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Ollie Skateboard

May 2nd, 2011 Comments off

The History of Skateboarding … in a nutshell

Skateboarding has rich history of innovation and is full of exciting stories.

The first type of skateboards were actually more like scooters. These devices, which date back to the early 1900s contained roller skate wheels attached to a two and four. Often the wood had a milk crate nailed to it with the handle sticking out of control. Over the next five decades kids changed the look of the scooter and took off the crate and started cruising on two by four with wheels. Tens of thousands of rollerskates were dismantled and joy hammered on to planks.

In the 1950s, modifications were made to the trucks (the device that hold wheels) and kids started to maneuver more easily. Towards the end of 1950, surfing became increasingly popular, and people began to tie surfing together with cruising on a land board. By 1959, the first Roller Derby Skateboard for sale. Clay wheels entered the picture and sidewalk surfing began to take root.

By the 1960's roll around, skateboarding had gained an impressive following among the surf crowd. But when Larry Stevenson, publisher of Surf Guide begins to promote skateboarding, things started to take off. Larry's company, Makaha designed the first professional boards in 1963 and a team was formed to promote the product.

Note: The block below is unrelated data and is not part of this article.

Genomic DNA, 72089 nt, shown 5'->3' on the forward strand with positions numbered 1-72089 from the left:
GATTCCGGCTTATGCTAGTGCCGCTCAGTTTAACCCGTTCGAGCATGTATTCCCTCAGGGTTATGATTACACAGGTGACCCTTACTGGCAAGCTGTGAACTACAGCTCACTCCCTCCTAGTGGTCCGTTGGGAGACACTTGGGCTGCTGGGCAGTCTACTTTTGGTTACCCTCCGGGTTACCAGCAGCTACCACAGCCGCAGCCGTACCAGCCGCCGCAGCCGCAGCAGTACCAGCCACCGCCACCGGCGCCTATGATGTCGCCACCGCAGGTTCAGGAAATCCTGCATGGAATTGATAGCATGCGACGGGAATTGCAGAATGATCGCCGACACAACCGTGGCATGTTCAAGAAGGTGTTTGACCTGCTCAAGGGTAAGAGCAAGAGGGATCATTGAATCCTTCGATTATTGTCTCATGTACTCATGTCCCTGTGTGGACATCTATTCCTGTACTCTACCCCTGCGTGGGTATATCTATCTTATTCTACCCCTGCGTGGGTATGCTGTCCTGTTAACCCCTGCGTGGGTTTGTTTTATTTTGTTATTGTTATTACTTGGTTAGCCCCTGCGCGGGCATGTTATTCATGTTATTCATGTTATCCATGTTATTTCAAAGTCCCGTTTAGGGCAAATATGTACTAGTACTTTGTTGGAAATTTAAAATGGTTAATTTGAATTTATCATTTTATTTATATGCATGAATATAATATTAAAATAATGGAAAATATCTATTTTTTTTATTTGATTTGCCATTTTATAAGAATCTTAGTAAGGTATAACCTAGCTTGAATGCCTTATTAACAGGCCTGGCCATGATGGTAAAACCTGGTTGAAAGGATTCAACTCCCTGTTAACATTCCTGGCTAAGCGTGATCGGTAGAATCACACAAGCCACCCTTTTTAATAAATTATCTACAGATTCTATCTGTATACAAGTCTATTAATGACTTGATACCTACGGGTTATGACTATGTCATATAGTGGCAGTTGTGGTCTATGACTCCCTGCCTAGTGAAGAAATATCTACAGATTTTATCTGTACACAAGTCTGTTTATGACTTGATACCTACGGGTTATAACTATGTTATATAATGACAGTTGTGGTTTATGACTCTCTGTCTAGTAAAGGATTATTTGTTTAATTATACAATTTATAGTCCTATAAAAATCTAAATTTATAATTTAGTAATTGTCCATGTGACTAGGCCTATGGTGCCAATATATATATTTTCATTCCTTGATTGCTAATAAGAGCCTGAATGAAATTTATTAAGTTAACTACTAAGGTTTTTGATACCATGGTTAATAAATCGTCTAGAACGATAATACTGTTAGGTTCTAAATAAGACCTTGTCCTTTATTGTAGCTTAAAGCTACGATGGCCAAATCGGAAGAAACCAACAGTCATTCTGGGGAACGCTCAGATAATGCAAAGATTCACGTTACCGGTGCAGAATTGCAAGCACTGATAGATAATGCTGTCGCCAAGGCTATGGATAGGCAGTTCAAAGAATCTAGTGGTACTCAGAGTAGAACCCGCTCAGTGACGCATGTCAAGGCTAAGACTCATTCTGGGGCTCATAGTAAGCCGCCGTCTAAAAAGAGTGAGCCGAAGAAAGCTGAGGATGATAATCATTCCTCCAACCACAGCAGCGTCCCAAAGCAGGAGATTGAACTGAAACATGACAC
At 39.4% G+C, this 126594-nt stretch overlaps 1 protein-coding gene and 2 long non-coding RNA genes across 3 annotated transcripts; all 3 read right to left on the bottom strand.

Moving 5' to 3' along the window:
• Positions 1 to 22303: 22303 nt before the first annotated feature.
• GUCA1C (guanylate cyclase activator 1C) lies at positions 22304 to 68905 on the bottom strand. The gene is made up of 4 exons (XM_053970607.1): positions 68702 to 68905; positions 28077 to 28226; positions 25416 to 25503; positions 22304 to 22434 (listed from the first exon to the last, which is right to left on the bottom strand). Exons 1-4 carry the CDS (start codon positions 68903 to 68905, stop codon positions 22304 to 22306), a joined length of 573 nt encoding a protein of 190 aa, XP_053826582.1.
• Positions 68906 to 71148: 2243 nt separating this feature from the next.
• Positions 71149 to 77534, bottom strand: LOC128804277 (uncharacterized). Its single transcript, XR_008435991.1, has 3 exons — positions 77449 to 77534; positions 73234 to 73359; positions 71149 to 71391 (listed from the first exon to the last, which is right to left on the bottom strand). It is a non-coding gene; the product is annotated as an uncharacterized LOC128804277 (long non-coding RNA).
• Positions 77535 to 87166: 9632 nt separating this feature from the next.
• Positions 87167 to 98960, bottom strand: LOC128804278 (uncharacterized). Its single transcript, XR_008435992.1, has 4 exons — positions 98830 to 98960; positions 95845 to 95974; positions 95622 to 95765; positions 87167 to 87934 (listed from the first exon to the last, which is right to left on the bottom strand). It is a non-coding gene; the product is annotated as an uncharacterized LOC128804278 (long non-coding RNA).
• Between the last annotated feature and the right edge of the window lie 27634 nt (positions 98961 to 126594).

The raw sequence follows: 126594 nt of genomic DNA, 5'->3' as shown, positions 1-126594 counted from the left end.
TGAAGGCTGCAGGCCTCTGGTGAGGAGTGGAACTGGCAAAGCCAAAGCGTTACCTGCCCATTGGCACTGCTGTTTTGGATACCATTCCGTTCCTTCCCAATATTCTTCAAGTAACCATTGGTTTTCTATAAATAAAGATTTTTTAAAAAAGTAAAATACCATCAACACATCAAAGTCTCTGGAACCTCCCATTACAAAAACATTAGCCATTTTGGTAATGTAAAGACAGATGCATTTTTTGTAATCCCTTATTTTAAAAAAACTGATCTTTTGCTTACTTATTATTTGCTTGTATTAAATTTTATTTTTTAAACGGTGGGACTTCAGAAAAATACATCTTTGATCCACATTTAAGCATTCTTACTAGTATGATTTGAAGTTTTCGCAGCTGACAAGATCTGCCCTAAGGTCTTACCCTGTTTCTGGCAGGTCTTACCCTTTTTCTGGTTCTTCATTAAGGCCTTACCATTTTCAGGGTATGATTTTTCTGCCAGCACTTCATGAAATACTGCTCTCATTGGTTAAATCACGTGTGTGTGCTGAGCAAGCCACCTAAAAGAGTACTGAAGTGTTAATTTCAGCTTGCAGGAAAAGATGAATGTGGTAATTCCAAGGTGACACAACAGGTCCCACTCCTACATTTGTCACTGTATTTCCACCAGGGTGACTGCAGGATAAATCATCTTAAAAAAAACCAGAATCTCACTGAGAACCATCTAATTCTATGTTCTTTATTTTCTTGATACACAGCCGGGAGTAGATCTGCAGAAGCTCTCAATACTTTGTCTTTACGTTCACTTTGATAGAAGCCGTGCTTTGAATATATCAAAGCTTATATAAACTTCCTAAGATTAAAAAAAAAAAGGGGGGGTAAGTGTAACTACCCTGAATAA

The first skateboard contest was held on Pier Avenue Junior School in Hermosa, California in 1963. In 1964, surf legend Hobie beating up Vita Alter Charter juice company to create Hobie Skateboards. While most skaters took to the street or sidewalk, some brave souls decide to ride empty swimming pools. In 1965, international contests, movies (run date), a magazine (The Quarterly Skateboarder) and cross country by teams of skateboarders elevated the sport to enormous heights. Over fifty million records sold over a three year period and then all of a sudden skateboarding died in the autumn 1965.

The first crash of skateboarding came because of inferior product, too much inventory and a public upset by reckless driving. Producers were so busy making product that little was done in the way of research and development. Although some companies developed better quality wheels, clay wheels were the cheapest to manufacturer. However, clay wheels did not grip the road well and skaters fell everywhere. Cities started to ban skateboards in response to health and safety, and after a few fatal accidents, skateboarding was drummed out of existence (for now at least!). Manufacturers like Vita Covenant and Makaha lost enormous sums of money due to canceled orders for Christmas.

Over the next eight years, skateboarding remained fairly underground, only in areas like Santa Monica, California. During this period Larry Stevenson invented the kick tail and tried to resurrect skateboarding, but he met with only a small amount of success.